Turkey Yields Jump to 3-Year High on Core Inflation; Lira Drops

Turkey’s debt yields touched the highest level in more than three years as core inflation accelerated in August. The lira slid as an Israeli missile test raised concern the conflict in the Middle East is escalating.

Yields on 10-year bonds surged as much as 29 basis points to 10.33 percent, the highest level since June 2010, and traded up 20 basis points to 10.24 percent at the close. The lira depreciated 2 percent to 2.0612 per dollar by 6:02 p.m. in Istanbul, weakening to a record low.

Consumer-price gains ebbed to 8.17 percent last month from 8.88 percent in July, the highest level in almost a year, according to data from the statistics office in Ankara today. Core inflation accelerated to 6.37 percent from 6.09 percent in the previous month. Israel tested its missile-defense systems, Yaacov Havakook, head of the Defense Ministry’s international media department, said by phone.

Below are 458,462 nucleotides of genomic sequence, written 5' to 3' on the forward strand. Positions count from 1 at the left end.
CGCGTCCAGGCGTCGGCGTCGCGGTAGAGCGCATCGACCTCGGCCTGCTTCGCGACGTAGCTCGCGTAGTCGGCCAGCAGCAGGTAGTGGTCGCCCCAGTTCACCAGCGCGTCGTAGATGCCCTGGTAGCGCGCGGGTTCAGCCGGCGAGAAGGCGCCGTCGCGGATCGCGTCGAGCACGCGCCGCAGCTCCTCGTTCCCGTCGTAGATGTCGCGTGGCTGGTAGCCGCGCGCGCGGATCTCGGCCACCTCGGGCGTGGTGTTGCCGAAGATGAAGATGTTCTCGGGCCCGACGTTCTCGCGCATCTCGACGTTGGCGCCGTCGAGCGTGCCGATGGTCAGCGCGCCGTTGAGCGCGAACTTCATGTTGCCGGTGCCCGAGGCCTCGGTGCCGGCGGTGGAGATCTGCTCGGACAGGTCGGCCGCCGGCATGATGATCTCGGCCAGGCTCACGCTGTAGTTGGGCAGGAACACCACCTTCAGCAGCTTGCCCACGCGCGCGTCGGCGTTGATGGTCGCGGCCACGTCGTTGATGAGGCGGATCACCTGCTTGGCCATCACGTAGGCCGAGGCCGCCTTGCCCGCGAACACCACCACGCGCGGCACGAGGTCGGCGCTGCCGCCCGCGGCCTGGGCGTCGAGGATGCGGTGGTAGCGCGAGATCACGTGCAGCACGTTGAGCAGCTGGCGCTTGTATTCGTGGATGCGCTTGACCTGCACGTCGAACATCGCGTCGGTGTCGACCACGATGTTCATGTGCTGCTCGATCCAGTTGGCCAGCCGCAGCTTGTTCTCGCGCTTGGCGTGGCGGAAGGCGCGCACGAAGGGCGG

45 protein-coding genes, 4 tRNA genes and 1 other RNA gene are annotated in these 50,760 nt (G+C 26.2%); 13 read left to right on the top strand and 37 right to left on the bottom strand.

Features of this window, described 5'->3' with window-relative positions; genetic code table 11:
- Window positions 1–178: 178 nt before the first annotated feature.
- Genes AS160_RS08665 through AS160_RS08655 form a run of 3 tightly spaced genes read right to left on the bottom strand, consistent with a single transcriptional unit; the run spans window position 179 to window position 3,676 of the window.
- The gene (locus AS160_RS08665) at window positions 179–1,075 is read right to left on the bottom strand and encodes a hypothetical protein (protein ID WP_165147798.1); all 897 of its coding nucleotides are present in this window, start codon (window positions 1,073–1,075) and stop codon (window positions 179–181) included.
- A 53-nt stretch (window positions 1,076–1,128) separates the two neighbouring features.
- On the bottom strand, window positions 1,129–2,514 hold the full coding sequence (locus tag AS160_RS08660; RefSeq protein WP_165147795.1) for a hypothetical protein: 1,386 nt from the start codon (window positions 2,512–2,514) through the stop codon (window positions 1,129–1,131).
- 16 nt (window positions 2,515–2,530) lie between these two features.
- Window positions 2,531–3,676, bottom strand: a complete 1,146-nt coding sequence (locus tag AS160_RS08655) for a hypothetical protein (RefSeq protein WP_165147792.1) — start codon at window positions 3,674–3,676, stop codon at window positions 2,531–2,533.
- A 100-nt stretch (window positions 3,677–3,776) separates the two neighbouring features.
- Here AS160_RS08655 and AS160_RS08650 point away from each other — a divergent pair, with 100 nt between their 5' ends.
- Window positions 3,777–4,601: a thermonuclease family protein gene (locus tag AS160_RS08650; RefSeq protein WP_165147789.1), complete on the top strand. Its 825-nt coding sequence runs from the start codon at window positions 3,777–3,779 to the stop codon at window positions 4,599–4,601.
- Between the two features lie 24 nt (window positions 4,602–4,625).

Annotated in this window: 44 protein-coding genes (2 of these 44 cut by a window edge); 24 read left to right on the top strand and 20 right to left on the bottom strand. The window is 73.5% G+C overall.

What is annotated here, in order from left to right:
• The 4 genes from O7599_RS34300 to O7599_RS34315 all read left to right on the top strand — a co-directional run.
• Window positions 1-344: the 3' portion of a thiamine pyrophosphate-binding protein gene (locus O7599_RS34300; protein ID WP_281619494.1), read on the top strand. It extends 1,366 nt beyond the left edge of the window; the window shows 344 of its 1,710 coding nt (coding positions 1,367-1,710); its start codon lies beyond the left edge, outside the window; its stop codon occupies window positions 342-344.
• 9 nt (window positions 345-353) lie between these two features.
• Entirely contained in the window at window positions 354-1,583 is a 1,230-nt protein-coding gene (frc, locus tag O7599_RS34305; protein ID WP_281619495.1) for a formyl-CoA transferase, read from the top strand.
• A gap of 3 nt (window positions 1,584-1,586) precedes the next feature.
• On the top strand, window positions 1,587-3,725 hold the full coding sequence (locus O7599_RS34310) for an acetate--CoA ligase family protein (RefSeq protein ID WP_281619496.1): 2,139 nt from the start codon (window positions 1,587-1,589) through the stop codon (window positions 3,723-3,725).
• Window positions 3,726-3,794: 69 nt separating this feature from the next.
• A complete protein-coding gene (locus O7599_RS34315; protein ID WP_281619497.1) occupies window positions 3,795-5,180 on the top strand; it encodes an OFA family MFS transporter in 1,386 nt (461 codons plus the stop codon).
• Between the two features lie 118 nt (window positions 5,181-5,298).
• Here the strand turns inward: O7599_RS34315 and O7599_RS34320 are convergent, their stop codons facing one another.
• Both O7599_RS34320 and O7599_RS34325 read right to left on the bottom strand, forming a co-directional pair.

“Core inflation looks bad and this spurred selling in long-term maturities,” Bugra Bilgi, a hedge fund manager at Garanti Asset Management in Istanbul, wrote in e-mailed comments. “The central bank said it would announce a plan and there were people who were buying liras for that reason but there has been no announcement,” Bilgi said.

Brent crude futures jumped as much as 1.2 percent after RIA Novosti reported Russia detected the firing of two missiles in the Mediterranean. The dollar also gained against all but one of the 24 emerging-market currencies monitored by Bloomberg after the launch.

Missile Launch

Israel’s joint exercise with the U.S. came amid speculation the Federal Reserve will start tapering monthly bond purchases, trimming appetite for riskier assets.

“It looks that there will not be a relaxation in the currency market,” Onur Bayol, a trader at Denizbank AS in Istanbul, wrote in e-mailed comments. “The dollar is still strong in the international markets and Syria risks are continuing.”

Turkey’s central bank declared Sept. 9 an “extra tightening” day, when it provides no funding at its cheapest lending rate of 4.5 percent. It would sell a minimum $100 million for liras on that day. Last week, Governor Erdem Basci promised to “surprise” market with tools to defend the lira.

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